Bullion Fringe

In the past 20 years or so, bullion fringe has gotten a bad rap. Most associate it with chintzy, overdone rooms that were popular in the 1980’s. But, it has steadily been making a comeback in recent years, and many of our favorite decorators are using it again in ways that feel fresh and chic and not at all granny-esque. Below left, Martyn Lawrence Bullard attaches a bullion fringe to a heavenly blue ottoman in one of his living rooms. One rule of thumb for bullion is this: make sure the size of the bullion fits the scale of the piece of furniture you are applying it to. Bullion that’s too small will end up looking dinky.
NYC interior designer Jeffrey Bilhuber loves to use bullion fringe on sofas and chairs and he finds a place for it whether decorating in the city or country.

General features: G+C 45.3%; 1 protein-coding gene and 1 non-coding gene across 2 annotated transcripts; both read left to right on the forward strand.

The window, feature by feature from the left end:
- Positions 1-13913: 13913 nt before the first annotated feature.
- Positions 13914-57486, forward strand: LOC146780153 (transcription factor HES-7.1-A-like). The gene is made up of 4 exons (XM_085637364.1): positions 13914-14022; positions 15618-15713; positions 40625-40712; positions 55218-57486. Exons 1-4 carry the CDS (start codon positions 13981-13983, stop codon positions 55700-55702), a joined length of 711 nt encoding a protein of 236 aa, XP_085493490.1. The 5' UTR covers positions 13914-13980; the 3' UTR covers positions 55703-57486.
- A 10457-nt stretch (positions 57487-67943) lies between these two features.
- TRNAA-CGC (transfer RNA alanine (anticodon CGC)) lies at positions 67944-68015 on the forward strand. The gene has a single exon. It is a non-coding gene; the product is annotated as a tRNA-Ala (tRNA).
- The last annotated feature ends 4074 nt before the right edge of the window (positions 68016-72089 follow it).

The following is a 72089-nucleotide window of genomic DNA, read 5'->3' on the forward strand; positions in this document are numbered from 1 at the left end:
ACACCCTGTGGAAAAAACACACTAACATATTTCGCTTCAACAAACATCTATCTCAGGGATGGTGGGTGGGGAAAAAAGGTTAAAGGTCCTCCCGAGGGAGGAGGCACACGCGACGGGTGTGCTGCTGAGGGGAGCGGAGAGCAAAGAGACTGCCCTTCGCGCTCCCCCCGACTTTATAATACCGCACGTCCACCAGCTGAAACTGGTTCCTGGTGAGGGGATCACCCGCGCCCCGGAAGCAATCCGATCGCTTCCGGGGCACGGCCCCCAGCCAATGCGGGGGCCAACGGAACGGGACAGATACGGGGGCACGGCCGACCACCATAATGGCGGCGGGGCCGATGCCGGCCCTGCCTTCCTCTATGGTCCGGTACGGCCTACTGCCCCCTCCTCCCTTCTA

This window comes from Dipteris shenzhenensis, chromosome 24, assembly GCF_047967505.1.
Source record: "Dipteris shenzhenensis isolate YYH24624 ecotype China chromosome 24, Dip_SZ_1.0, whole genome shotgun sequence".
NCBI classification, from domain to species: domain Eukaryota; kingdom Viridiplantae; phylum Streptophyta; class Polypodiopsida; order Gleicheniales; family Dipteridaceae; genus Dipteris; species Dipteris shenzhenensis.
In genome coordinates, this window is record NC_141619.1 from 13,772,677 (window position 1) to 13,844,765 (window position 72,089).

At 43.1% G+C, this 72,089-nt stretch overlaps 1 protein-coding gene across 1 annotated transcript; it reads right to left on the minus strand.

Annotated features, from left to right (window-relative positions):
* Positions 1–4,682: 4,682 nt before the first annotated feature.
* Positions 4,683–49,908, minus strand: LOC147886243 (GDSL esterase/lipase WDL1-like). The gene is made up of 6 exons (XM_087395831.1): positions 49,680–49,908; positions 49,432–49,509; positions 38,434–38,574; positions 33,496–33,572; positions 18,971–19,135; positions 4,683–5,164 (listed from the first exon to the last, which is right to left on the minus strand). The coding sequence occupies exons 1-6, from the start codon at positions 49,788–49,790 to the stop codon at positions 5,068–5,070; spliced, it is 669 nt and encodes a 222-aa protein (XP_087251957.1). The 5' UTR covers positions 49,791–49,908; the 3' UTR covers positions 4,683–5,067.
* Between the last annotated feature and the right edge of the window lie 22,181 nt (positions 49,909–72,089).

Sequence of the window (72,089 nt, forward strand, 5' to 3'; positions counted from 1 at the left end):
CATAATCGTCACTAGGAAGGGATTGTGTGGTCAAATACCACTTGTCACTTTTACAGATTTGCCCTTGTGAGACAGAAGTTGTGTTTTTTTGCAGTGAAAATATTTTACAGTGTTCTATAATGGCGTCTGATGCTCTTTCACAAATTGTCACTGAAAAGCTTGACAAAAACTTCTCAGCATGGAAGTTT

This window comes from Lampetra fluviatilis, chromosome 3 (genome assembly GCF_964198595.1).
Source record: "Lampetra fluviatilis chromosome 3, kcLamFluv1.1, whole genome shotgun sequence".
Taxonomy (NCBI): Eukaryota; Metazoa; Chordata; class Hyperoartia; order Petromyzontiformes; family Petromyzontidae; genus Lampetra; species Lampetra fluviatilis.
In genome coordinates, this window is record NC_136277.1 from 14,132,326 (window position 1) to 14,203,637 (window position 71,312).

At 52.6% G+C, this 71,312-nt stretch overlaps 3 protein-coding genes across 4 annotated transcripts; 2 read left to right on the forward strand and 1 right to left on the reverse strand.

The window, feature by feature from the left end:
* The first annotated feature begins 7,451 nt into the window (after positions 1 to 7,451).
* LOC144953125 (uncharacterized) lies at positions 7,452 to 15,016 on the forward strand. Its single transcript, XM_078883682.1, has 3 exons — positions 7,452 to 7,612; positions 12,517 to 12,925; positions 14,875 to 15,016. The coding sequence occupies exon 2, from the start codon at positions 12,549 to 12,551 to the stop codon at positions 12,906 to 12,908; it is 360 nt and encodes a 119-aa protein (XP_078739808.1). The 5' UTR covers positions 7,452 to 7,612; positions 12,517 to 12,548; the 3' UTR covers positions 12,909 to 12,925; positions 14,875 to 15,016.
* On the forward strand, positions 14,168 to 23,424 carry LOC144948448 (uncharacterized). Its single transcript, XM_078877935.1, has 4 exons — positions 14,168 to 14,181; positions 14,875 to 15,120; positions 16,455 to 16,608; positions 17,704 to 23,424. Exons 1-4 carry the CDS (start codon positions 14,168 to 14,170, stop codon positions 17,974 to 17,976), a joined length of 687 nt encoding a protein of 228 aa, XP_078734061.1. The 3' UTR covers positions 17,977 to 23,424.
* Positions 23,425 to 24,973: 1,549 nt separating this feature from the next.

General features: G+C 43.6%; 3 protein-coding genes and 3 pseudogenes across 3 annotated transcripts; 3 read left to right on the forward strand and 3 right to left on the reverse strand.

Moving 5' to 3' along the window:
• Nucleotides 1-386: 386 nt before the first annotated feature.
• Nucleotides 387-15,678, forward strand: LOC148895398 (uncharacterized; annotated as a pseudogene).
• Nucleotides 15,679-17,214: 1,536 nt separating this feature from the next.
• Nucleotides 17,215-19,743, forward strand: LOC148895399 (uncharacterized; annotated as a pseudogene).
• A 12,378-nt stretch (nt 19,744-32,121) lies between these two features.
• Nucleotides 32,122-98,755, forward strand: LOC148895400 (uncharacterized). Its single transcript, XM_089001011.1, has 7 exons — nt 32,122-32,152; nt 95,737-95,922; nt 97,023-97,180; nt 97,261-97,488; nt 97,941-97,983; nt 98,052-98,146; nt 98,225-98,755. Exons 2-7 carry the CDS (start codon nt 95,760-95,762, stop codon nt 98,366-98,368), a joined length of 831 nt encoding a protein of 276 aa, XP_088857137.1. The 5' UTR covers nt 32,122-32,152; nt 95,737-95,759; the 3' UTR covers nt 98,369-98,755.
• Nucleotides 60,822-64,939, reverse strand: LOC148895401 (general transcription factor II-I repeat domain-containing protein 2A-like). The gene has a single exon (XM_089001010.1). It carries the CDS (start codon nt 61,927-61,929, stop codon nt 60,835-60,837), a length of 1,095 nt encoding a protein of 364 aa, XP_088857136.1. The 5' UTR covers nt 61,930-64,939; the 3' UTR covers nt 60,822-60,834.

Below, the cream bullion attached to this sofa is the little extra bit of flair that takes it up a notch. Warning though: use bullion fringe with caution. These days it’s a lot like using chintz successfully–you’ve got to make sure you mix it up with other more modern, eclectic elements.
A velvet sofa in Bilhuber’s NYC apartment:
The more modern decorating firm Carrier & Company also finds a way to use bullion fringe, like in this elegant bedroom, below. carrier-and-coOther ways to use bullion fringe? It was common at one time to use it on curtains, though that application has failed to make a come back. We like the way it looks on a table skirt in a formal living room or entry hall. What do you think about bullion fringe? Would you put it in your house?